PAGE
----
As wealthy Middle Eastern tourists flock to the UK’s shopping districts, Ramadan has become an important occasion for some British retailers.

The month-long period, which this year began on Saturday, involves most adult Muslims fasting during daylight hours. They also give up bad habits and many focus on prayer and reading the Qur’an.

The period of Ramadan itself certainly may not sound as though it lends itself to retail opportunities, but the weeks before often lead to a frenzy of spending as Muslim shoppers prepare for the month.

The period of self-control also ends with a celebratory feast, Eid-ul-Fitr, when Muslims break their period of fasting.

Global Blue, which tracks international spending in the UK, says UK stores will have seen an uplift in sales to Middle Eastern tourists of around 28% in the month ahead of Ramadan.

Sales rose 28% in 2013 and retailers are expected to see a similar increase this year. Kuwaitis led the way last year – their spending was up 63%. Shoppers from Qatar were the highest average spenders, parting with £1,340 per transaction.

Retailers are making increasing efforts to tap into this, especially in the luxury sector.

Middle Eastern shoppers arean important group of shoppers at department stores such as Harrods, making it crucial to acknowledge the festival. Notebook brand Smythson, fashion designer Temperley and The Langham Hotel all held events or offered special products to welcome Middle Eastern shoppers.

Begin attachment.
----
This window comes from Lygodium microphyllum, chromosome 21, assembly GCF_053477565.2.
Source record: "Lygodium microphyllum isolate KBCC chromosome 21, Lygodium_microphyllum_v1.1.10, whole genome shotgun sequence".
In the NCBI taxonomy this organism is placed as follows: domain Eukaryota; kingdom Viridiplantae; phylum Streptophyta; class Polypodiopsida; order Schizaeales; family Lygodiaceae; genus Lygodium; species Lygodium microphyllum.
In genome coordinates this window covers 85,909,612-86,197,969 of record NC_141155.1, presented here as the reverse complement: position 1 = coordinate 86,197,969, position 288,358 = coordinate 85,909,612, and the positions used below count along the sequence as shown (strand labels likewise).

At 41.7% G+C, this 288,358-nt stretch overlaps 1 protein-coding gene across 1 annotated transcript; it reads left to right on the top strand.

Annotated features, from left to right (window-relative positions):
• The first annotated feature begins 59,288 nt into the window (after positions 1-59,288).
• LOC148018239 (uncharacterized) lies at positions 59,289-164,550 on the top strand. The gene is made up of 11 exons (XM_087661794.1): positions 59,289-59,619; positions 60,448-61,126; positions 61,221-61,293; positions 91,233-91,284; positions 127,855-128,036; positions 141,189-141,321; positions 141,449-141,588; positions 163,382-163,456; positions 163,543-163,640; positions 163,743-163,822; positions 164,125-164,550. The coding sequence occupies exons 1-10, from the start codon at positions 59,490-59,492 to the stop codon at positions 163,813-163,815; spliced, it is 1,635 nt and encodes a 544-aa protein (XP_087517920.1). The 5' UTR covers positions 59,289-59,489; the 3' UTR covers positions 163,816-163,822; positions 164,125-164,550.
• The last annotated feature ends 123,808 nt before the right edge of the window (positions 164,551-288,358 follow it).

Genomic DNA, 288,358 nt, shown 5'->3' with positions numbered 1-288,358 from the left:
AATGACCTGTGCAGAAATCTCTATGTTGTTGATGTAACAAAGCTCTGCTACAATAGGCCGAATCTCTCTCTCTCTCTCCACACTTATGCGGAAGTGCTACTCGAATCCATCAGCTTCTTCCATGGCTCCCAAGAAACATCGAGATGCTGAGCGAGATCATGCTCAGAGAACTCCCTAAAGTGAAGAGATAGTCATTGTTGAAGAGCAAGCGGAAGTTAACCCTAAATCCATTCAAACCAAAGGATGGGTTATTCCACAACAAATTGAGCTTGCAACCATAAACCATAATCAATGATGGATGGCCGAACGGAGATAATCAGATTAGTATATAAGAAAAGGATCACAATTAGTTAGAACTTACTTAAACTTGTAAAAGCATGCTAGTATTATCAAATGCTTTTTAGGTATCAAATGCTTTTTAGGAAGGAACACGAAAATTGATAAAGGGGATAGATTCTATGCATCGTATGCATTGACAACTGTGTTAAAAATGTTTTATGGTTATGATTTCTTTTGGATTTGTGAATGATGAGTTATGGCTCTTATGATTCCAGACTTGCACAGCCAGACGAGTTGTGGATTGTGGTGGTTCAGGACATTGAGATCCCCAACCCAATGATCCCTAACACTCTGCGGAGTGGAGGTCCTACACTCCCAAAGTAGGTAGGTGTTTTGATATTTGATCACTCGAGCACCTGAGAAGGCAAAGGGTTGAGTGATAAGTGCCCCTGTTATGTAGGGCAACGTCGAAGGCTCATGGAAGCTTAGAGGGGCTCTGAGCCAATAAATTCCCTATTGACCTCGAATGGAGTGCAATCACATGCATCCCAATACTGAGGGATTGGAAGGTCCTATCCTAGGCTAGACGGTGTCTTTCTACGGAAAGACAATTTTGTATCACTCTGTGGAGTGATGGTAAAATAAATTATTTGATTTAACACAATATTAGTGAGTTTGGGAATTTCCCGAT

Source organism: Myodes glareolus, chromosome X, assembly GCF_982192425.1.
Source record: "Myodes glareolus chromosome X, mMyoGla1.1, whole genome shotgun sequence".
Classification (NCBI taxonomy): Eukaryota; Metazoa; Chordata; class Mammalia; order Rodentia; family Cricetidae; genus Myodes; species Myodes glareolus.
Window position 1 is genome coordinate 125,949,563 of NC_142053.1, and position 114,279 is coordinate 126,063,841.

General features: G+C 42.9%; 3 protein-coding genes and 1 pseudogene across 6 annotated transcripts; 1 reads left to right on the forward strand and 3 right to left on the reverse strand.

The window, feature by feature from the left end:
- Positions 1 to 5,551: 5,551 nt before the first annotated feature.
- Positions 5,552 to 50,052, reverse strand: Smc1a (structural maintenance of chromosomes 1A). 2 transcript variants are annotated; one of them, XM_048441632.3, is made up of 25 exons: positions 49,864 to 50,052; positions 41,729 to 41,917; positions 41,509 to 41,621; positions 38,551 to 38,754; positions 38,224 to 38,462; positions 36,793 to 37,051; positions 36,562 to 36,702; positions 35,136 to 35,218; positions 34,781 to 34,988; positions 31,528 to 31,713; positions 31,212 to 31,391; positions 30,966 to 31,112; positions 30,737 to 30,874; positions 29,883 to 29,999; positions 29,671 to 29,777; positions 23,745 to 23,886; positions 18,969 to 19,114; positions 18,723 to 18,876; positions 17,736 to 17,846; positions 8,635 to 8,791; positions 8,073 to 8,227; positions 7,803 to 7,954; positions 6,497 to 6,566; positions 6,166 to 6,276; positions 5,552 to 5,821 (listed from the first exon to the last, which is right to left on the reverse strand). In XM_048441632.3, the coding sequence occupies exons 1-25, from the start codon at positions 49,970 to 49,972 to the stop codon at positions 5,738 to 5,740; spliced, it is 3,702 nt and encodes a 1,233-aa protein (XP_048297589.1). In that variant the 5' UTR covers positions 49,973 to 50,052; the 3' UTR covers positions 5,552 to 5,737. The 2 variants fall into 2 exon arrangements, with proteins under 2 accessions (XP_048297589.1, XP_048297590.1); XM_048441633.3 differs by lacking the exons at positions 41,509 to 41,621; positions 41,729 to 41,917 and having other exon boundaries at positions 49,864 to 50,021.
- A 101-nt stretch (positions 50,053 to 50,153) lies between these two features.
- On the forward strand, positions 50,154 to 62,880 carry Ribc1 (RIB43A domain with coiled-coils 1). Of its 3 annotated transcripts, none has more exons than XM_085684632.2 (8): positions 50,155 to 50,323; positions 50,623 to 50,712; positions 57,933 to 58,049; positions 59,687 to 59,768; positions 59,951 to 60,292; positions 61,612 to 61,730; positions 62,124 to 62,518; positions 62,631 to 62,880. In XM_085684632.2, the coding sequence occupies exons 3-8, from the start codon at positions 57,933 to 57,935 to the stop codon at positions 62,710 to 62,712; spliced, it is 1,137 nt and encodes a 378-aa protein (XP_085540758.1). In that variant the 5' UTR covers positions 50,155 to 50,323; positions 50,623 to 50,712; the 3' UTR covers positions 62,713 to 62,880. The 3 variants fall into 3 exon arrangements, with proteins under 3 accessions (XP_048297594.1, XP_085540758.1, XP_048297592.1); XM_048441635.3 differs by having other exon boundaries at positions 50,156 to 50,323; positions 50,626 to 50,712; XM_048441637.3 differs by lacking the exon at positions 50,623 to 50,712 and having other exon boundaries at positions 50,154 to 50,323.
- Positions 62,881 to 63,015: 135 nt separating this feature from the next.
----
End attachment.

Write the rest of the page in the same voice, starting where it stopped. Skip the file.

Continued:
Global Blue says: “The lead-up to Ramadan is traditionally a key holiday period for luxury retailers and hotels as tourists from the Middle East come to the UK for their annual spending spree escaping the soaring temperatures back home.”

There are other aspects to the festival as well. British Muslims across the country celebrate the beginning and end of Ramadan in different ways, and David Oliver, a partner at PriceWaterhouseCoopers, says retailers including the grocers now need to make sure their local ranges suit their shoppers.

“There’s an increasingly diverse ethnic mix in the UK and retailers are needing to respond to that. A lot of that is geographically specific and they need to tailor ranges to local communities around Ramadan and be aware of different groups of people.”